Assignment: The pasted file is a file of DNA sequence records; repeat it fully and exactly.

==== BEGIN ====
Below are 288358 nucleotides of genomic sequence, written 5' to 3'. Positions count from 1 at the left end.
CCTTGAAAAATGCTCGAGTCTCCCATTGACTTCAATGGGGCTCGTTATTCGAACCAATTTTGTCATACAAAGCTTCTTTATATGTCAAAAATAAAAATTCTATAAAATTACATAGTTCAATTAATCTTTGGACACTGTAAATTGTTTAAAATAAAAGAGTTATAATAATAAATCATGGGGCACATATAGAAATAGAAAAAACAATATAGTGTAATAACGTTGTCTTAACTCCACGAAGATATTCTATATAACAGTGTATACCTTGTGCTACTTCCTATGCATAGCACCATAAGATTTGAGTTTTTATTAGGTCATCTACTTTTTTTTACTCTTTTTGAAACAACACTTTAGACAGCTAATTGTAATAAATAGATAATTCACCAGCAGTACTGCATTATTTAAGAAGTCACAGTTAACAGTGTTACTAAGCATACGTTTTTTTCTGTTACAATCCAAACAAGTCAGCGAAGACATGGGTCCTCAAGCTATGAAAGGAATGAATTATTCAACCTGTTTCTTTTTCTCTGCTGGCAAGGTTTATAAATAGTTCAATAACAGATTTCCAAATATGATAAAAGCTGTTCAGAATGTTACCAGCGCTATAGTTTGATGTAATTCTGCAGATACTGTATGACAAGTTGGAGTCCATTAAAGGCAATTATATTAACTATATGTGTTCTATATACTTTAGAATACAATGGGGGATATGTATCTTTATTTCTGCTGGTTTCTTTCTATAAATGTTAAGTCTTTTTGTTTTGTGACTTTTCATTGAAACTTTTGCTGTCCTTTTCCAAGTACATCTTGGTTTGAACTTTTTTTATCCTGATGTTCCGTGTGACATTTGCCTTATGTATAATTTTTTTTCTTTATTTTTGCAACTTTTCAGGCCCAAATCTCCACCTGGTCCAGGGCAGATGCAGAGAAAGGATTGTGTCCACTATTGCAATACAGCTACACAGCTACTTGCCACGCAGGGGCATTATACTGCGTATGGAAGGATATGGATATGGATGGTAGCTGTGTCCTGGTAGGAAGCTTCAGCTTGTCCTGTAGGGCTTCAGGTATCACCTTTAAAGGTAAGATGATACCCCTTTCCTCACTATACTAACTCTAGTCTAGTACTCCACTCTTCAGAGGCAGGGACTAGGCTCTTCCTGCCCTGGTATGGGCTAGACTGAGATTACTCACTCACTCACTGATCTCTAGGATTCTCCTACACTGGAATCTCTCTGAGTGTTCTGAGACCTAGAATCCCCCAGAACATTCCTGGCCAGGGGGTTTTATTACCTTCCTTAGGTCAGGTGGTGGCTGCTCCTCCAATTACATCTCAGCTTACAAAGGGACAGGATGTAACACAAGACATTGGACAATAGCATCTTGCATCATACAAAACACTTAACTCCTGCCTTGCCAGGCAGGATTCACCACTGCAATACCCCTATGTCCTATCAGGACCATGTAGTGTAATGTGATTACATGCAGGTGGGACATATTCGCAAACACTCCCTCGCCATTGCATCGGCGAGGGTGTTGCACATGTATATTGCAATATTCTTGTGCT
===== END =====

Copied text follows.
Below are 288358 nucleotides of genomic sequence, written 5' to 3'. Positions count from 1 at the left end.
CCTTGAAAAATGCTCGAGTCTCCCATTGACTTCAATGGGGCTCGTTATTCGAACCAATTTTGTCATACAAAGCTTCTTTATATGTCAAAAATAAAAATTCTATAAAATTACATAGTTCAATTAATCTTTGGACACTGTAAATTGTTTAAAATAAAAGAGTTATAATAATAAATCATGGGGCACATATAGAAATAGAAAAAACAATATAGTGTAATAACGTTGTCTTAACTCCACGAAGATATTCTATATAACAGTGTATACCTTGTGCTACTTCCTATGCATAGCACCATAAGATTTGAGTTTTTATTAGGTCATCTACTTTTTTTTACTCTTTTTGAAACAACACTTTAGACAGCTAATTGTAATAAATAGATAATTCACCAGCAGTACTGCATTATTTAAGAAGTCACAGTTAACAGTGTTACTAAGCATACGTTTTTTTCTGTTACAATCCAAACAAGTCAGCGAAGACATGGGTCCTCAAGCTATGAAAGGAATGAATTATTCAACCTGTTTCTTTTTCTCTGCTGGCAAGGTTTATAAATAGTTCAATAACAGATTTCCAAATATGATAAAAGCTGTTCAGAATGTTACCAGCGCTATAGTTTGATGTAATTCTGCAGATACTGTATGACAAGTTGGAGTCCATTAAAGGCAATTATATTAACTATATGTGTTCTATATACTTTAGAATACAATGGGGGATATGTATCTTTATTTCTGCTGGTTTCTTTCTATAAATGTTAAGTCTTTTTGTTTTGTGACTTTTCATTGAAACTTTTGCTGTCCTTTTCCAAGTACATCTTGGTTTGAACTTTTTTTATCCTGATGTTCCGTGTGACATTTGCCTTATGTATAATTTTTTTTCTTTATTTTTGCAACTTTTCAGGCCCAAATCTCCACCTGGTCCAGGGCAGATGCAGAGAAAGGATTGTGTCCACTATTGCAATACAGCTACACAGCTACTTGCCACGCAGGGGCATTATACTGCGTATGGAAGGATATGGATATGGATGGTAGCTGTGTCCTGGTAGGAAGCTTCAGCTTGTCCTGTAGGGCTTCAGGTATCACCTTTAAAGGTAAGATGATACCCCTTTCCTCACTATACTAACTCTAGTCTAGTACTCCACTCTTCAGAGGCAGGGACTAGGCTCTTCCTGCCCTGGTATGGGCTAGACTGAGATTACTCACTCACTCACTGATCTCTAGGATTCTCCTACACTGGAATCTCTCTGAGTGTTCTGAGACCTAGAATCCCCCAGAACATTCCTGGCCAGGGGGTTTTATTACCTTCCTTAGGTCAGGTGGTGGCTGCTCCTCCAATTACATCTCAGCTTACAAAGGGACAGGATGTAACACAAGACATTGGACAATAGCATCTTGCATCATACAAAACACTTAACTCCTGCCTTGCCAGGCAGGATTCACCACTGCAATACCCCTATGTCCTATCAGGACCATGTAGTGTAATGTGATTACATGCAGGTGGGACATATTCGCAAACACTCCCTCGCCATTGCATCGGCGAGGGTGTTGCACATGTATATTGCAATATTCTTGTGCT